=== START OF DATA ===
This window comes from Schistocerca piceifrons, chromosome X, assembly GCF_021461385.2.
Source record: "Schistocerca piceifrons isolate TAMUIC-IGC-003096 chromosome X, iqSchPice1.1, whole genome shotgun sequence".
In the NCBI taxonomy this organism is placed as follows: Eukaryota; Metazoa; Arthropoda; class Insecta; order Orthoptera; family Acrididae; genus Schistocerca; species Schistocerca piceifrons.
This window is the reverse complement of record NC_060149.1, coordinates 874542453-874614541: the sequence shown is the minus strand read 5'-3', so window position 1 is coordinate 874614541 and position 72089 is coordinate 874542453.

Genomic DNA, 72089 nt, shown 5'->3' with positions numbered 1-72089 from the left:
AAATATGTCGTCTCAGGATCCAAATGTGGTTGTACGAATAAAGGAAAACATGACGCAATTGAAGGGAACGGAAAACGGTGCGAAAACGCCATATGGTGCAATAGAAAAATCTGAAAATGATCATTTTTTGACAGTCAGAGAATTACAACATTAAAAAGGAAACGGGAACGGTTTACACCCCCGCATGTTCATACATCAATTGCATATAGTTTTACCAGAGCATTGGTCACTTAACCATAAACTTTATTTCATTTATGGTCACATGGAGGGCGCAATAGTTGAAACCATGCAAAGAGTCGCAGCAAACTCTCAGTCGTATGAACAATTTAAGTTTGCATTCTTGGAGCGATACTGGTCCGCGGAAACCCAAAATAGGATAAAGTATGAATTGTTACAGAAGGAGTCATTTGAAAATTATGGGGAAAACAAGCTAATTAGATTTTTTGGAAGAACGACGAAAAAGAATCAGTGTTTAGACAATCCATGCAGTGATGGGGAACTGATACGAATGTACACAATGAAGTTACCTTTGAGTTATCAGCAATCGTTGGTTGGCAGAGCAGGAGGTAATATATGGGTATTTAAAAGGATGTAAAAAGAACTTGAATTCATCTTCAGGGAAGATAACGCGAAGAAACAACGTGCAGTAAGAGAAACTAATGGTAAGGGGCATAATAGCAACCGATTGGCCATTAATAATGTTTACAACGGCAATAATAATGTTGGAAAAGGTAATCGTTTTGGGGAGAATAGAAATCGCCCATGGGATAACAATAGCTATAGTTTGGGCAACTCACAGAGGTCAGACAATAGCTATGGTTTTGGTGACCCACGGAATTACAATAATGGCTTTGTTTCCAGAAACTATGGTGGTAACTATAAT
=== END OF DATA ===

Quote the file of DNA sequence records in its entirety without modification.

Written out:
This window comes from Schistocerca piceifrons, chromosome X, assembly GCF_021461385.2.
Source record: "Schistocerca piceifrons isolate TAMUIC-IGC-003096 chromosome X, iqSchPice1.1, whole genome shotgun sequence".
In the NCBI taxonomy this organism is placed as follows: Eukaryota; Metazoa; Arthropoda; class Insecta; order Orthoptera; family Acrididae; genus Schistocerca; species Schistocerca piceifrons.
This window is the reverse complement of record NC_060149.1, coordinates 874542453-874614541: the sequence shown is the minus strand read 5'-3', so window position 1 is coordinate 874614541 and position 72089 is coordinate 874542453.

Genomic DNA, 72089 nt, shown 5'->3' with positions numbered 1-72089 from the left:
AAATATGTCGTCTCAGGATCCAAATGTGGTTGTACGAATAAAGGAAAACATGACGCAATTGAAGGGAACGGAAAACGGTGCGAAAACGCCATATGGTGCAATAGAAAAATCTGAAAATGATCATTTTTTGACAGTCAGAGAATTACAACATTAAAAAGGAAACGGGAACGGTTTACACCCCCGCATGTTCATACATCAATTGCATATAGTTTTACCAGAGCATTGGTCACTTAACCATAAACTTTATTTCATTTATGGTCACATGGAGGGCGCAATAGTTGAAACCATGCAAAGAGTCGCAGCAAACTCTCAGTCGTATGAACAATTTAAGTTTGCATTCTTGGAGCGATACTGGTCCGCGGAAACCCAAAATAGGATAAAGTATGAATTGTTACAGAAGGAGTCATTTGAAAATTATGGGGAAAACAAGCTAATTAGATTTTTTGGAAGAACGACGAAAAAGAATCAGTGTTTAGACAATCCATGCAGTGATGGGGAACTGATACGAATGTACACAATGAAGTTACCTTTGAGTTATCAGCAATCGTTGGTTGGCAGAGCAGGAGGTAATATATGGGTATTTAAAAGGATGTAAAAAGAACTTGAATTCATCTTCAGGGAAGATAACGCGAAGAAACAACGTGCAGTAAGAGAAACTAATGGTAAGGGGCATAATAGCAACCGATTGGCCATTAATAATGTTTACAACGGCAATAATAATGTTGGAAAAGGTAATCGTTTTGGGGAGAATAGAAATCGCCCATGGGATAACAATAGCTATAGTTTGGGCAACTCACAGAGGTCAGACAATAGCTATGGTTTTGGTGACCCACGGAATTACAATAATGGCTTTGTTTCCAGAAACTATGGTGGTAACTATAAT